bouarroudj Mohamed (3/8/2010)
CONVERT works across all platforms & has more capabilities in SQL Server is also true
That is what I am looking at as well, does this not mean the same as the given right answer?
If one has less the other must have more?
I agree with this. The phrasing of the answers seems quite ambiguous to me.
"CAST ... has less capabilities in SQL Server" – according to what? According to "CAST in another RDBMS", according to "CAST in SQL-92", or according to "CONVERT in MSSQL/another RDBMS"?
If I understand correctly, CONVERT is MS SQL specific whereas CAST is ANSI-SQL and will work on multiple platforms (i.e. Oracle, DB2, etc.).
Therefore, the above statement is incorrect because CONVERT does NOT work across all platforms (though it does have more capabilities in SQL Server).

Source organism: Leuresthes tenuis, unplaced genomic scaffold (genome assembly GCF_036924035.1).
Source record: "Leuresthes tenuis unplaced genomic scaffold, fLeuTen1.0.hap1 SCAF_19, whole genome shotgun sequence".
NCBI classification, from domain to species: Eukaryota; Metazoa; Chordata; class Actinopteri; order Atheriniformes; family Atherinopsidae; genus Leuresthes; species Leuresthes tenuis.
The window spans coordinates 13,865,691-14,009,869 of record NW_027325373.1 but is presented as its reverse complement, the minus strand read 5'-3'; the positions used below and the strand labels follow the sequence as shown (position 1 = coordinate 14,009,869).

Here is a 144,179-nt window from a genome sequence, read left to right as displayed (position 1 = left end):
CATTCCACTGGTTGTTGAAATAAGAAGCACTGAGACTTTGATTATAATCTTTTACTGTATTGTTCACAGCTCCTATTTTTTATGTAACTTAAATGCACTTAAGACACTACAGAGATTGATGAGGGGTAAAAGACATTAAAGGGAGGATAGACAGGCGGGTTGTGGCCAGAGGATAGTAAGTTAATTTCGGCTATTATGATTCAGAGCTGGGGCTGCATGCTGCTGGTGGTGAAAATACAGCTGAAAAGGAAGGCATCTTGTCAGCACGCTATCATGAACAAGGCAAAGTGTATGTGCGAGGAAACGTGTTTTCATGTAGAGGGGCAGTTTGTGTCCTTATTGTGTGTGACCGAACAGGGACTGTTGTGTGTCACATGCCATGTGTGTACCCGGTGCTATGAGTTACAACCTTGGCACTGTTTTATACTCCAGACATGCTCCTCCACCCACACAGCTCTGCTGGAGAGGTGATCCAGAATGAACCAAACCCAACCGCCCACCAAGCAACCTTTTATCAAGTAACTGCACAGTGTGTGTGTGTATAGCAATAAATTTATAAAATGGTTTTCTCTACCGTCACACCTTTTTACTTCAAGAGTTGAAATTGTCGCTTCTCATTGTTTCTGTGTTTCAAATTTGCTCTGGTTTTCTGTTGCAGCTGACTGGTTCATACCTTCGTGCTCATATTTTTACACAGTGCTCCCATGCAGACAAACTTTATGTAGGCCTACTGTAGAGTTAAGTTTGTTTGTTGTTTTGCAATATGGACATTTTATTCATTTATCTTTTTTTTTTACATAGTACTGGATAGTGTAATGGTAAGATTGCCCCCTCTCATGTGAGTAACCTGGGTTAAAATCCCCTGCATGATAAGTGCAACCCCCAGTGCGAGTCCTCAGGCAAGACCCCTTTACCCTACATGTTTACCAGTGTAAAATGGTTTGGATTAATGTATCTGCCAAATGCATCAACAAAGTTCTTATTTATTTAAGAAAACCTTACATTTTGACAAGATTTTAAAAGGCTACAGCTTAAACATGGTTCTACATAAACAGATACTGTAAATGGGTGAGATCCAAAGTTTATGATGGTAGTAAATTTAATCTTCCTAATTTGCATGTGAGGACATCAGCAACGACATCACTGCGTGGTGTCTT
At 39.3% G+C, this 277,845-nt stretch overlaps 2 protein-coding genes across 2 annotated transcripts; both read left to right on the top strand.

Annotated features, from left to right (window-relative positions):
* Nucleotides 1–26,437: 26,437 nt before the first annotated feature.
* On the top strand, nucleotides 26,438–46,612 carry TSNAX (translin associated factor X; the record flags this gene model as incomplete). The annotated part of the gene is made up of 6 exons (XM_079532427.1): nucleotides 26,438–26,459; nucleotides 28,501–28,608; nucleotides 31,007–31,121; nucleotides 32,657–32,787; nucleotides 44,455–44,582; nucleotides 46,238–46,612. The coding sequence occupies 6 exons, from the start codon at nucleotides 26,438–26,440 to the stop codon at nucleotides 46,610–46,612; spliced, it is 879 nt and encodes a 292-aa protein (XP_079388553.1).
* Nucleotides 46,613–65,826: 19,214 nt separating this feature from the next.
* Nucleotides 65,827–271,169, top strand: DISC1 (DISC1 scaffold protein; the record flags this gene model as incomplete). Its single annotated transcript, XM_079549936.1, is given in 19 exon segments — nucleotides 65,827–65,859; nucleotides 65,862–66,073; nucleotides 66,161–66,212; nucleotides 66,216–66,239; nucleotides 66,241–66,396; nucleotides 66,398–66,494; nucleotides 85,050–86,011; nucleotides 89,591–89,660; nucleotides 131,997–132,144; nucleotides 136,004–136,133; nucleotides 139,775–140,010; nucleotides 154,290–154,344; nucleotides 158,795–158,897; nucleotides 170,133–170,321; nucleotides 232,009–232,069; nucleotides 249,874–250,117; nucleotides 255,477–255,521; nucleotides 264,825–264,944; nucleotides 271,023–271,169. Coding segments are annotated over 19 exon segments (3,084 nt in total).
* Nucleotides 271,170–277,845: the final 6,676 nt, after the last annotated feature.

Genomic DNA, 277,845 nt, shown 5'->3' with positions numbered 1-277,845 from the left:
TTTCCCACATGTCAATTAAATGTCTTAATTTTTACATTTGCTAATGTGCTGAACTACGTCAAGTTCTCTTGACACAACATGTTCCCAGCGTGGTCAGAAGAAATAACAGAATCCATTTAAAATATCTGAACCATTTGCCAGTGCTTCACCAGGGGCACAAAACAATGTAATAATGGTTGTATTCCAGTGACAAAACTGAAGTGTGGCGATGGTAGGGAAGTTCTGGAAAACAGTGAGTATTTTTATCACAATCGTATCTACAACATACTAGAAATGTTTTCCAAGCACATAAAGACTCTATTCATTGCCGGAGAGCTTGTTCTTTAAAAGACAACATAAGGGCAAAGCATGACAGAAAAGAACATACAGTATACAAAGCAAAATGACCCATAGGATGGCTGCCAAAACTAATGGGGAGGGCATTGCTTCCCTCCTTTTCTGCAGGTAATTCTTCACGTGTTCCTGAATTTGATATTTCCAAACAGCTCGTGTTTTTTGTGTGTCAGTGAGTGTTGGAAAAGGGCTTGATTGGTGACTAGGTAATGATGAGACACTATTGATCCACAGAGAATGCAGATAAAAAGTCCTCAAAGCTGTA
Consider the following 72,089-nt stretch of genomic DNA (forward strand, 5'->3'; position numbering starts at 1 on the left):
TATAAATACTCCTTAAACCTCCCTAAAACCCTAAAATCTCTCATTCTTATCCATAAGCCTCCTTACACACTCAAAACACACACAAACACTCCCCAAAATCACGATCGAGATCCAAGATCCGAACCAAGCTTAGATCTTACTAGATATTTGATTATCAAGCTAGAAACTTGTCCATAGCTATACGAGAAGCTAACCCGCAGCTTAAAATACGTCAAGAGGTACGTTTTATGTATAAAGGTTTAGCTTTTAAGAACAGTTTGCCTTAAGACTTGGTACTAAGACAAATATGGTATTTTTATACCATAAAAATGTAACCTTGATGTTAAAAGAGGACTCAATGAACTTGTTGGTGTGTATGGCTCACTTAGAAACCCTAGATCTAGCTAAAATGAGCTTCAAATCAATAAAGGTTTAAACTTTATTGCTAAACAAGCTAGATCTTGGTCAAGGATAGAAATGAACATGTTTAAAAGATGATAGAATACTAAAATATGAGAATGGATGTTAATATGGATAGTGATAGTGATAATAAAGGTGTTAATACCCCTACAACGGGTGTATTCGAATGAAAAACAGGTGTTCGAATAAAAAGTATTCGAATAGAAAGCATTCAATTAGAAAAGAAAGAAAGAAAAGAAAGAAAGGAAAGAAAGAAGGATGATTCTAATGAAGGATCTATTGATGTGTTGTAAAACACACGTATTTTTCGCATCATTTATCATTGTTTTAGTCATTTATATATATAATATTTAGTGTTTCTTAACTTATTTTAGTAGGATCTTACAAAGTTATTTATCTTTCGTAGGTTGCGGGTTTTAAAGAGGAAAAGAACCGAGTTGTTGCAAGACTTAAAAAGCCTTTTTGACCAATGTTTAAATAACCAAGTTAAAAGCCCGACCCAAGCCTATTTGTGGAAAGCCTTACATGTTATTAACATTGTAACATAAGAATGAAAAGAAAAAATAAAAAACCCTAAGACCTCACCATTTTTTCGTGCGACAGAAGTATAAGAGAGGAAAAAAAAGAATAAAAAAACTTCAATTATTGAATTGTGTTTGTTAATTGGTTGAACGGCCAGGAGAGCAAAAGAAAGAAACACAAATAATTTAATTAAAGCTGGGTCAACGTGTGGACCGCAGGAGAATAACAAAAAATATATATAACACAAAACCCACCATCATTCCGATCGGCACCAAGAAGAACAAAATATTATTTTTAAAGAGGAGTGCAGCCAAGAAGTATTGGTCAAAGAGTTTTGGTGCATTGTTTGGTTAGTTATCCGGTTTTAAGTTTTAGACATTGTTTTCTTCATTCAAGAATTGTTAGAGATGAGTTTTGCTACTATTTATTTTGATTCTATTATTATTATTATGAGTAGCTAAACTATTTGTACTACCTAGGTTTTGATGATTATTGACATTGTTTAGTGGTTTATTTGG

Please correct me if I'm wrong. :-D
CONVERT is not MSSQL specific, it also works on Sybase ASA/ASE.
Also CONVERT exists in SQL-92, but has different meaning (see below).
I had checked documentation on several RDBMS platforms (MSSQL, Sybase, Oracle, DB2, PostgreSQL, MySQL) before I answered the question, here is the result:
– CAST works across all these platforms, and may have additional MULTISET parameter in Oracle;
– CONVERT works across all platforms, but has two different meanings. In MSSQL/Sybase it converts data from one type to another, in other databases it converts text data from one encoding to another (therefore working like COLLATE clause in MSSQL), as described in SQL-92.
Also I found an issue in the QOD explanation:
CAST is the more ANSI-standard of the two functions, meaning that while it's more portable
This sentence is somewhat incomplete, isn't it? (although I'm a total noob at English language :-) )